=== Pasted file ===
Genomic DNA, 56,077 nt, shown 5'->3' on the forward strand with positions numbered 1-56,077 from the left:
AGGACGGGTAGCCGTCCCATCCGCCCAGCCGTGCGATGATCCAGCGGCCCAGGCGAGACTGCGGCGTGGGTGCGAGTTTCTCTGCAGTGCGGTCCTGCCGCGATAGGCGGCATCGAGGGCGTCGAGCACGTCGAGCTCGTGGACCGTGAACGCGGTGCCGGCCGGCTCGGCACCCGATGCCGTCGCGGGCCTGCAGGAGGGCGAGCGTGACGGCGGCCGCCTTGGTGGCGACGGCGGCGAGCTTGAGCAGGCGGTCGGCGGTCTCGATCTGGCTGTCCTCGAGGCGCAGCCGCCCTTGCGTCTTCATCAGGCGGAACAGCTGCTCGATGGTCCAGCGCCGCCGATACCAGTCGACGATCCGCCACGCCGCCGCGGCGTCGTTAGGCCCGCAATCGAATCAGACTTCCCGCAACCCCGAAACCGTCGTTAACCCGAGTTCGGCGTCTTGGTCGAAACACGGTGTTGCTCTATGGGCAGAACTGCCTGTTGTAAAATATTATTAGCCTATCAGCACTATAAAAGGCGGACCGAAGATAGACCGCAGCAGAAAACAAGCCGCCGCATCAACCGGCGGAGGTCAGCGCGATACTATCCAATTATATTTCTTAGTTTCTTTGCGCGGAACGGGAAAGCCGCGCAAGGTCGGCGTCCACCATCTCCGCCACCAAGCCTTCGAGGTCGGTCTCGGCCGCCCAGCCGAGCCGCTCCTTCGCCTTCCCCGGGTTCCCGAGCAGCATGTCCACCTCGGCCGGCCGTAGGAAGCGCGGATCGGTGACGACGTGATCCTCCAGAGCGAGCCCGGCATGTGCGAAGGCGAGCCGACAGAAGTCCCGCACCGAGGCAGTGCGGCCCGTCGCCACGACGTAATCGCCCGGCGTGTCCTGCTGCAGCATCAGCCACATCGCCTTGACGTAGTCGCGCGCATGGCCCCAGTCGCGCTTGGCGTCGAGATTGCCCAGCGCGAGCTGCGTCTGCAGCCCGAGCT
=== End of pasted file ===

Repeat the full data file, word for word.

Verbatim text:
Genomic DNA, 56,077 nt, shown 5'->3' on the forward strand with positions numbered 1-56,077 from the left:
AGGACGGGTAGCCGTCCCATCCGCCCAGCCGTGCGATGATCCAGCGGCCCAGGCGAGACTGCGGCGTGGGTGCGAGTTTCTCTGCAGTGCGGTCCTGCCGCGATAGGCGGCATCGAGGGCGTCGAGCACGTCGAGCTCGTGGACCGTGAACGCGGTGCCGGCCGGCTCGGCACCCGATGCCGTCGCGGGCCTGCAGGAGGGCGAGCGTGACGGCGGCCGCCTTGGTGGCGACGGCGGCGAGCTTGAGCAGGCGGTCGGCGGTCTCGATCTGGCTGTCCTCGAGGCGCAGCCGCCCTTGCGTCTTCATCAGGCGGAACAGCTGCTCGATGGTCCAGCGCCGCCGATACCAGTCGACGATCCGCCACGCCGCCGCGGCGTCGTTAGGCCCGCAATCGAATCAGACTTCCCGCAACCCCGAAACCGTCGTTAACCCGAGTTCGGCGTCTTGGTCGAAACACGGTGTTGCTCTATGGGCAGAACTGCCTGTTGTAAAATATTATTAGCCTATCAGCACTATAAAAGGCGGACCGAAGATAGACCGCAGCAGAAAACAAGCCGCCGCATCAACCGGCGGAGGTCAGCGCGATACTATCCAATTATATTTCTTAGTTTCTTTGCGCGGAACGGGAAAGCCGCGCAAGGTCGGCGTCCACCATCTCCGCCACCAAGCCTTCGAGGTCGGTCTCGGCCGCCCAGCCGAGCCGCTCCTTCGCCTTCCCCGGGTTCCCGAGCAGCATGTCCACCTCGGCCGGCCGTAGGAAGCGCGGATCGGTGACGACGTGATCCTCCAGAGCGAGCCCGGCATGTGCGAAGGCGAGCCGACAGAAGTCCCGCACCGAGGCAGTGCGGCCCGTCGCCACGACGTAATCGCCCGGCGTGTCCTGCTGCAGCATCAGCCACATCGCCTTGACGTAGTCGCGCGCATGGCCCCAGTCGCGCTTGGCGTCGAGATTGCCCAGCGCGAGCTGCGTCTGCAGCCCGAGCT